What risk taking looks like…

Somewhere in the neighborhood of 25 years ago, Eric left the world of business to take a job teaching primary school children.  After distinguishing himself as a truly talented educator, he encountered a district leader who could have served as the poster child for cluelessness.  Thus began the next phase of the young man’s journey along with a chance to prove to himself (and others) that cluelessness and educational leadership did not have to be synonymous.

Fast forward another decade or so and this educator (now a principal and no longer young) lives what Charles Eisenstein describes as the essence of leadership… the commitment to create spaces where change and growth can occur… spaces that are places of trust and safety, places where risk taking and discussions about what matters have become embedded in the culture.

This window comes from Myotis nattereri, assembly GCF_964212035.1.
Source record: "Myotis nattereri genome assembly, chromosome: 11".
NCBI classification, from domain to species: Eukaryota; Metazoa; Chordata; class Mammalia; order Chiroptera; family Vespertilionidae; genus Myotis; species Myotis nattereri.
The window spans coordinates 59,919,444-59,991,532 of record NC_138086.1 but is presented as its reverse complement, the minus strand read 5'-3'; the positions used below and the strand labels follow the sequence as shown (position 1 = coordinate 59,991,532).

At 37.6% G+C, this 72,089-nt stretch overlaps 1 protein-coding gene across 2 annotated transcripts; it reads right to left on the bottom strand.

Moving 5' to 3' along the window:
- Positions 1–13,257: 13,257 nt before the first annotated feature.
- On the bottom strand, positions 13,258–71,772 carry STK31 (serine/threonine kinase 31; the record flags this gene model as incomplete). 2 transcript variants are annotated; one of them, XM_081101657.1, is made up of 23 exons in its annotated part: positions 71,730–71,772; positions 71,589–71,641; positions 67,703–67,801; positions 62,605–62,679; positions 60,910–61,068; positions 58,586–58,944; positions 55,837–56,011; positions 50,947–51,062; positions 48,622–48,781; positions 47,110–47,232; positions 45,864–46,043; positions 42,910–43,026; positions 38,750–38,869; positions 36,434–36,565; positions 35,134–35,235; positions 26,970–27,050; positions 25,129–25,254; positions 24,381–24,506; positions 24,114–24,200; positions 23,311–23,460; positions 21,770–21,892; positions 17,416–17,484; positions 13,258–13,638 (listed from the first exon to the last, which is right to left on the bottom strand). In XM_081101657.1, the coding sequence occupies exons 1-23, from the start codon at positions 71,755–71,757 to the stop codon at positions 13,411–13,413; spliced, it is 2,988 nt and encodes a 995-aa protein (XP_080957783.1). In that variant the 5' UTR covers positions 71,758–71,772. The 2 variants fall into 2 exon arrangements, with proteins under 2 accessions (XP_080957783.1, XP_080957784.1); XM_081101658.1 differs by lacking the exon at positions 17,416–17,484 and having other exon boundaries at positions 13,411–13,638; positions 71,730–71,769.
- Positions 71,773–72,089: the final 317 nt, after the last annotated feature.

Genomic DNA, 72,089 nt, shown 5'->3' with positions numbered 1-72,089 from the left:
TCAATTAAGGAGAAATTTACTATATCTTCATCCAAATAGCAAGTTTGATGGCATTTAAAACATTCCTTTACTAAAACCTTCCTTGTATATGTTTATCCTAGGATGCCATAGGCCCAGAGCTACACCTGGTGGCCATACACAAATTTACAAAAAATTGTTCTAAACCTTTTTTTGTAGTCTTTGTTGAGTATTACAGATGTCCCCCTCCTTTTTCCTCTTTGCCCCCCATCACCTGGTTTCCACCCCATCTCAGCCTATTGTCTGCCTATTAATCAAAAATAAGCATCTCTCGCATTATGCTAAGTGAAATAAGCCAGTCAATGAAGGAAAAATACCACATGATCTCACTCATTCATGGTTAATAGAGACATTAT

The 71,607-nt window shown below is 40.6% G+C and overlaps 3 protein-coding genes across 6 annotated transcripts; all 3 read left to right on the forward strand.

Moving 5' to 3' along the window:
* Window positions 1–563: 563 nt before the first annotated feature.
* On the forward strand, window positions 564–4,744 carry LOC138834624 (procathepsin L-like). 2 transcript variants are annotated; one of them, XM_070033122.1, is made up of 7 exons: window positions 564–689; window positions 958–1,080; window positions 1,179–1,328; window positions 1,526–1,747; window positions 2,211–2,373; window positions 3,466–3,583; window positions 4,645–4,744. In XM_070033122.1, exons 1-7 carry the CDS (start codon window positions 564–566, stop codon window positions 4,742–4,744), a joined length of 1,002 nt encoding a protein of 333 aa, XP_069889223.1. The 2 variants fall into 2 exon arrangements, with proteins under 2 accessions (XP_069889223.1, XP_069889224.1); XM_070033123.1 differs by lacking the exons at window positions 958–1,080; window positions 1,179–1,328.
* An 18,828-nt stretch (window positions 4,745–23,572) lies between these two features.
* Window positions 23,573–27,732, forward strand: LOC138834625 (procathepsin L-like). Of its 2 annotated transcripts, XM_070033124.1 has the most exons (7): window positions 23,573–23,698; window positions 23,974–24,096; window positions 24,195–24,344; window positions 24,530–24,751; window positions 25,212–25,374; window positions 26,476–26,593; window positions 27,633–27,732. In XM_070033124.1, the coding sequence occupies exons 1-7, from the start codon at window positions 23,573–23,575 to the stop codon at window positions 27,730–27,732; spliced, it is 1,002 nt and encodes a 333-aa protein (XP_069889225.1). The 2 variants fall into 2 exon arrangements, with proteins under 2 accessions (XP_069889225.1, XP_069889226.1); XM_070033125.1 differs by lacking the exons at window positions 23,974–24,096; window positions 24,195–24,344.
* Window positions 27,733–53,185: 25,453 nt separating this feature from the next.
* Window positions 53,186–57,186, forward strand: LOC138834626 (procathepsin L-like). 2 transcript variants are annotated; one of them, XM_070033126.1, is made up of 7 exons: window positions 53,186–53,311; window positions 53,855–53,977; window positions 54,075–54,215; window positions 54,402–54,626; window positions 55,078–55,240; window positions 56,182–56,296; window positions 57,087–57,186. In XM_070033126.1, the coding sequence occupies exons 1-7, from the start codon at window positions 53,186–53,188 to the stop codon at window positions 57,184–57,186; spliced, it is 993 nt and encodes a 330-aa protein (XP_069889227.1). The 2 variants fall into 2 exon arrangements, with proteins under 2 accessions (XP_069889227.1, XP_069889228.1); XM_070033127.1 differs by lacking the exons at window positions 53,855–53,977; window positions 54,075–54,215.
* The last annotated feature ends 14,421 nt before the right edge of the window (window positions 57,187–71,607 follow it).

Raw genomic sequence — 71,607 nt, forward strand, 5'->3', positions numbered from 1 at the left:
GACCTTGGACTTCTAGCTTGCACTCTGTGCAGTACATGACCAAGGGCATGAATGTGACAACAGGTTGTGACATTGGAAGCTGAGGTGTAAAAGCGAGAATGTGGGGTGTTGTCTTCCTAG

Just recently, Eric was asked to share with his administrative colleagues an administrative innovation that had been implemented in his school.  His presentation focused on the work completed by the school’s faculty to address concerns about improving student reading.  This school regularly outperforms other schools in the district in spite of facing socio-economic challenges greater than any of the comparable schools.

Eric didn’t end his presentation with strategies and commitments made by the members of the school’s community.  Instead, he ended with the following:

****************

While we are on the topic of reporting instructional innovations that lead to greater student achievement, I have some closing thoughts.

My Professional Struggles

Over the last 4 years and I have been struggling with a growing battle within my conscience regarding my professional obligation to our students and my effectiveness as an educator.